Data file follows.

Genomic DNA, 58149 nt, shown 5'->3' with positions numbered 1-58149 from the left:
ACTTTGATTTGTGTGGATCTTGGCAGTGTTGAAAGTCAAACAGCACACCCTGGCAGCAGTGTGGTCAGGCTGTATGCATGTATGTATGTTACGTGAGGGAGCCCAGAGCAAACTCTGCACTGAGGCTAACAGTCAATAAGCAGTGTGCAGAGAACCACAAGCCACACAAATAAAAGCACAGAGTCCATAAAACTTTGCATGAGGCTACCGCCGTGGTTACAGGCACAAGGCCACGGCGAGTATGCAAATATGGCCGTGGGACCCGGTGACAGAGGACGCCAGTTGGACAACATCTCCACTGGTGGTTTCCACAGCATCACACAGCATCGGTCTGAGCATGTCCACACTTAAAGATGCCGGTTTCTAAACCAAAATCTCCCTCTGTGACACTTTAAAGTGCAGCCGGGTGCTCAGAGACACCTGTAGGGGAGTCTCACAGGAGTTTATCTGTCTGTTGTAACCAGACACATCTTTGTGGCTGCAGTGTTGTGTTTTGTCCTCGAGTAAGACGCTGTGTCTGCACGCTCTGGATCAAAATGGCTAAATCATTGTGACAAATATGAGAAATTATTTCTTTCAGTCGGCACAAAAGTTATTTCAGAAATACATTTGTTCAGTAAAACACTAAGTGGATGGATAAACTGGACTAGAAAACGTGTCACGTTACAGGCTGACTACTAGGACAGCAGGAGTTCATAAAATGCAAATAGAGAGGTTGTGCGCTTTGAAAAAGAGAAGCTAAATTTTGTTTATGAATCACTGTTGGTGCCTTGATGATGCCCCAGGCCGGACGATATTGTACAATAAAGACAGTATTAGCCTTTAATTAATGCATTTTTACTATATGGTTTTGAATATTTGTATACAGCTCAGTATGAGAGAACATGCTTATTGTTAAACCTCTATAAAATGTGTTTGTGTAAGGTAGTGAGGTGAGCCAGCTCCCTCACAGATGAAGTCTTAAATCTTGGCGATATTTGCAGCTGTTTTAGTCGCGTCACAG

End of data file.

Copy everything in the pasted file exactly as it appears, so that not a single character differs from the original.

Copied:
Genomic DNA, 58149 nt, shown 5'->3' with positions numbered 1-58149 from the left:
ACTTTGATTTGTGTGGATCTTGGCAGTGTTGAAAGTCAAACAGCACACCCTGGCAGCAGTGTGGTCAGGCTGTATGCATGTATGTATGTTACGTGAGGGAGCCCAGAGCAAACTCTGCACTGAGGCTAACAGTCAATAAGCAGTGTGCAGAGAACCACAAGCCACACAAATAAAAGCACAGAGTCCATAAAACTTTGCATGAGGCTACCGCCGTGGTTACAGGCACAAGGCCACGGCGAGTATGCAAATATGGCCGTGGGACCCGGTGACAGAGGACGCCAGTTGGACAACATCTCCACTGGTGGTTTCCACAGCATCACACAGCATCGGTCTGAGCATGTCCACACTTAAAGATGCCGGTTTCTAAACCAAAATCTCCCTCTGTGACACTTTAAAGTGCAGCCGGGTGCTCAGAGACACCTGTAGGGGAGTCTCACAGGAGTTTATCTGTCTGTTGTAACCAGACACATCTTTGTGGCTGCAGTGTTGTGTTTTGTCCTCGAGTAAGACGCTGTGTCTGCACGCTCTGGATCAAAATGGCTAAATCATTGTGACAAATATGAGAAATTATTTCTTTCAGTCGGCACAAAAGTTATTTCAGAAATACATTTGTTCAGTAAAACACTAAGTGGATGGATAAACTGGACTAGAAAACGTGTCACGTTACAGGCTGACTACTAGGACAGCAGGAGTTCATAAAATGCAAATAGAGAGGTTGTGCGCTTTGAAAAAGAGAAGCTAAATTTTGTTTATGAATCACTGTTGGTGCCTTGATGATGCCCCAGGCCGGACGATATTGTACAATAAAGACAGTATTAGCCTTTAATTAATGCATTTTTACTATATGGTTTTGAATATTTGTATACAGCTCAGTATGAGAGAACATGCTTATTGTTAAACCTCTATAAAATGTGTTTGTGTAAGGTAGTGAGGTGAGCCAGCTCCCTCACAGATGAAGTCTTAAATCTTGGCGATATTTGCAGCTGTTTTAGTCGCGTCACAG